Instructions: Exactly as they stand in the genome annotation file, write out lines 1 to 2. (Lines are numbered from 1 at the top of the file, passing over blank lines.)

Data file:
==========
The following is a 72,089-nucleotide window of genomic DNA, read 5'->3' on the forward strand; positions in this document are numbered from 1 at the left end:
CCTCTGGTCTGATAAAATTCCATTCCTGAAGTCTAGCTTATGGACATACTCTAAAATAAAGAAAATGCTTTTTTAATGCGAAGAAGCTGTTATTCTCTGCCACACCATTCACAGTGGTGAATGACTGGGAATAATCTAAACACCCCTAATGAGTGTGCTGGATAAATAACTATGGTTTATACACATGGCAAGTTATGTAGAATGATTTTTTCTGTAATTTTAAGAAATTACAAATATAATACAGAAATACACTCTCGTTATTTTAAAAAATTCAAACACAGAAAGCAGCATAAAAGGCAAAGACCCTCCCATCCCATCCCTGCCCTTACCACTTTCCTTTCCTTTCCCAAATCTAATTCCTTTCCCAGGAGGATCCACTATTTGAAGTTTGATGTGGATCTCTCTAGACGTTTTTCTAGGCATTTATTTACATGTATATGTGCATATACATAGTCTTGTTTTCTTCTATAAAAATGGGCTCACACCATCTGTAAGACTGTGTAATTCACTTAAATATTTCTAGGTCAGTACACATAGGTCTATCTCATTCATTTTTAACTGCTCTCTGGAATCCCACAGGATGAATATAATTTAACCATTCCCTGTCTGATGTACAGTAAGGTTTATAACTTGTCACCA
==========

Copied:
The following is a 72,089-nucleotide window of genomic DNA, read 5'->3' on the forward strand; positions in this document are numbered from 1 at the left end:
CCTCTGGTCTGATAAAATTCCATTCCTGAAGTCTAGCTTATGGACATACTCTAAAATAAAGAAAATGCTTTTTTAATGCGAAGAAGCTGTTATTCTCTGCCACACCATTCACAGTGGTGAATGACTGGGAATAATCTAAACACCCCTAATGAGTGTGCTGGATAAATAACTATGGTTTATACACATGGCAAGTTATGTAGAATGATTTTTTCTGTAATTTTAAGAAATTACAAATATAATACAGAAATACACTCTCGTTATTTTAAAAAATTCAAACACAGAAAGCAGCATAAAAGGCAAAGACCCTCCCATCCCATCCCTGCCCTTACCACTTTCCTTTCCTTTCCCAAATCTAATTCCTTTCCCAGGAGGATCCACTATTTGAAGTTTGATGTGGATCTCTCTAGACGTTTTTCTAGGCATTTATTTACATGTATATGTGCATATACATAGTCTTGTTTTCTTCTATAAAAATGGGCTCACACCATCTGTAAGACTGTGTAATTCACTTAAATATTTCTAGGTCAGTACACATAGGTCTATCTCATTCATTTTTAACTGCTCTCTGGAATCCCACAGGATGAATATAATTTAACCATTCCCTGTCTGATGTACAGTAAGGTTTATAACTTGTCACCA